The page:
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Mother at jail protest info meeting: You just don’t feel human anymore

From left to right: Ardath Whynacht, Bianca Mercer, Martha Paynter, and El Jones. Photo Yazan Khader

KJIPUKTUK (Halifax) – On Monday, several dozen community members gathered in the Glitter Bean Café on Spring Garden Road to express support for prisoners protesting the conditions at the jail at Burnside.

The event was organized to share updates about the protest at Burnside, explain its context, and allow former prisoners and their families to share their experiences.

Earlier prisoners announced a weeks-long non-violent protest against conditions at the jail in Burnside. In a statement released on August 19, the prisoners called for “a more productive rehabilitative environment.” They specified ten demands, including better healthcare services, healthier diets, contact visits, and more.

El Jones, Halifax’s former Poet Laureate and one of the event’s organizers, said the demands were chosen by prisoners because they were achievable. Correctional Services had already agreed to several of the demands in the past, but never implemented them, Jones said.

Jones dismissed the Department of Justice’s response that “the Central Nova Scotia Correctional Facility is operating as usual.” While the Department of Justice made this claim, first-hand accounts from prisoners revealed that Burnside was on lockdown for almost a week since the start of the protest and that the staff were refusing to work.

You just don’t feel human anymore

Several former prisoners at Burnside attended the event. Bianca Mercer spent 34 months at Burnside. She entered the facility when she was 10 weeks pregnant. “You just don’t feel human anymore,” she said.

Mercer also said that despite being pregnant she lost weight in the first few months at Burnside. She blamed this on the food options offered at Burnside, which “wasn’t nutritious” and “not fully cooked.” She was often given old leftover food to accommodate her dietary needs, she said. Others referenced situations in which Muslim inmates were denied halal food, and a Hindu inmate became malnourished because his dietary restrictions were not being accommodated.

Many former prisoners at the event mentioned their inability to interact meaningfully with their family while in prison. One audience member who tried to bring a child to visit a family member in prison described the security procedure at entry as being very invasive, and as something that caused her to stop bringing children with her on visitations. Another policy that was directly referenced was the no-contact rule imposed during family visitations.

In April 2017, prisoners at Burnside circulated petitions asking the government to prevent Synergy Inmates Phones, the private company running phone services in provincial prisons, from charging high fees. At the time, Synergy charged inmates up to $10 for a 20-minute call. Mercer pointed out that these high rates persist, and that they prevent prisoners from contacting family members. “It’s embarrassing,” she said as she described how expensive calls would often be charged at the family’s expense.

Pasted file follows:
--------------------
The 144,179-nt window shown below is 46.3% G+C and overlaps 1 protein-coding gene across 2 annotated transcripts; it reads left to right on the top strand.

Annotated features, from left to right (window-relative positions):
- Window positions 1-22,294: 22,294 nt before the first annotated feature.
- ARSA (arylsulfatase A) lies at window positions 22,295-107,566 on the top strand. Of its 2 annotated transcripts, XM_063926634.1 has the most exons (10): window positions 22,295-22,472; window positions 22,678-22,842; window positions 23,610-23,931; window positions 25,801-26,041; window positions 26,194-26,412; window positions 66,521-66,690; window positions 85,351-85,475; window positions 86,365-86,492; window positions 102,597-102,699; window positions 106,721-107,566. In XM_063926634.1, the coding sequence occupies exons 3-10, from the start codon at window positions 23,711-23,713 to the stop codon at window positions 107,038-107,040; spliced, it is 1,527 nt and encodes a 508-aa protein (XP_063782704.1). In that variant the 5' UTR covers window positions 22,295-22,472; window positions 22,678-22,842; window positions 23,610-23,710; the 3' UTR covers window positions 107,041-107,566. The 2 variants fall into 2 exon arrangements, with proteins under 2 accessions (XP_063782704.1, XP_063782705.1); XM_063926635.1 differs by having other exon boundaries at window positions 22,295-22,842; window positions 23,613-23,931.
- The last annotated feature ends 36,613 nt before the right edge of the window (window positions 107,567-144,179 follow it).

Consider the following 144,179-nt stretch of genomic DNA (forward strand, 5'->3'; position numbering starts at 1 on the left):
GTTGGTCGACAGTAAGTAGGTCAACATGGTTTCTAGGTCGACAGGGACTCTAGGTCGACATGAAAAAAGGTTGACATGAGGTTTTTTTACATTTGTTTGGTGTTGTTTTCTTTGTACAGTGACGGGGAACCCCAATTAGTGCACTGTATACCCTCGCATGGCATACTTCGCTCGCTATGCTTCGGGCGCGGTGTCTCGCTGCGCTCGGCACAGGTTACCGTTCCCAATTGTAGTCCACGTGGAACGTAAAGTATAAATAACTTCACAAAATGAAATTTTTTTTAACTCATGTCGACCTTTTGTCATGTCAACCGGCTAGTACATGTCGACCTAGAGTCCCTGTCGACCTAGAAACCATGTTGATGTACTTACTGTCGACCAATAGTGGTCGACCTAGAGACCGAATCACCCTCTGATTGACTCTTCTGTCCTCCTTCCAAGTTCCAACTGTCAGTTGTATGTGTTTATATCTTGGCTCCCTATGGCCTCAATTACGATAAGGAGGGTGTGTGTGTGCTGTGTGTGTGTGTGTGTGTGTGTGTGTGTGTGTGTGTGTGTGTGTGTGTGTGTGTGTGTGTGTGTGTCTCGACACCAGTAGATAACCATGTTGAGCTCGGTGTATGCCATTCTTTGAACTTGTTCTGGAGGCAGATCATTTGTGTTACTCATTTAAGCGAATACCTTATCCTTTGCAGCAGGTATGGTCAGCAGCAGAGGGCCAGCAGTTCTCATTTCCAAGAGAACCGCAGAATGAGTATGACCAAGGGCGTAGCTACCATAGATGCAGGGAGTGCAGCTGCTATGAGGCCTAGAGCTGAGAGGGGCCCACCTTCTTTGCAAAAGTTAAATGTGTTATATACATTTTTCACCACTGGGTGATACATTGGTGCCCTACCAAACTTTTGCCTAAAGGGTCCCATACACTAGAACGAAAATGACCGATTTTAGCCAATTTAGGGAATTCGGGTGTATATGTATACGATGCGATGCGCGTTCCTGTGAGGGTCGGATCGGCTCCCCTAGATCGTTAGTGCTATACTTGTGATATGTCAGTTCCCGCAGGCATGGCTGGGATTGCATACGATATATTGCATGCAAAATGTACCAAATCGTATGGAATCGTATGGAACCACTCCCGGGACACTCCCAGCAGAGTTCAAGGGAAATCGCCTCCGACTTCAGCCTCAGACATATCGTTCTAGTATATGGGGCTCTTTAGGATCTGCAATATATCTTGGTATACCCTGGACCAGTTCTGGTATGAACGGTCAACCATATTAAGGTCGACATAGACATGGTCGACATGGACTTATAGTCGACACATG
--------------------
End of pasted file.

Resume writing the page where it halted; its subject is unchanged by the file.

Martha Paynter, a nurse who works at IWK but who also holds the position of coordinator with Women’s Wellness Within, said these policies lead to “estrangement” between mothers at Burnside and their children. She also pointed out that, while prisoners often come from troubled and marginalized backgrounds, the care provided is significantly below average. Only two physicians work at Burnside, both male, and each taking only one morning shift a week. Paynter also revealed that 30% of the population at Burnside has Hepatitis C, but go untreated because their relatively short prison terms lead physicians to postpone treatment till after the prisoner is released.

Questioning the prison system

Asked why some women end up in prison, Mercer said that many cases she encountered had to do with mothers shoplifting diapers or food for their children, women in abusive relationships defending themselves, and women being sex workers. She then added that the best way to stop women from going to jail was to provide affordable housing and financial support.

Researcher and artist Dr. Ardath Whynacht shared statistics suggesting that nearly three out of  four prisoners in Canada end up back in prison after release; that the government spends nearly $6,000 a month on each prisoner; and that rehabilitative programs are not only more effective at lowering recidivism rates among prisoners and much cheaper than incarceration. These statistics, Whynacht concluded, tell us that Canada’s current approach to “criminal justice is the least evidence based [use] of taxpayer money” and that “deterrence” does not work.

Next steps

Towards the end, the discussion turned to question of strategy.

Claudia Chender, NDP MLA for Dartmouth South said that the current conditions at Burnside exist because they are “politically expedient.” She called on others in the room to bring an end to that. Paynter agreed. She suggested contacting Mark Fury, Nova Scotia’s Minister of Justice, directly at justmin@novascotia.ca as a means of pressuring the provincial government to act.

Jones pointed out that she is helping to collect funds for prisoners so that they can contact their families, and asked others to support this initiative.

Yazan Khader is a law student at Dalhousie University. He can be reached at myazankhader@gmail.com or on Twitter at @yazankhm

On September 6, come out in support of striking prisoners at Central Nova Correctional Facility in Burnside!  We will convene in front of the Department of Justice on Hollis st. and proceed to the provincial court house on Spring Garden Rd. Leaflets and talking points will be provided. 


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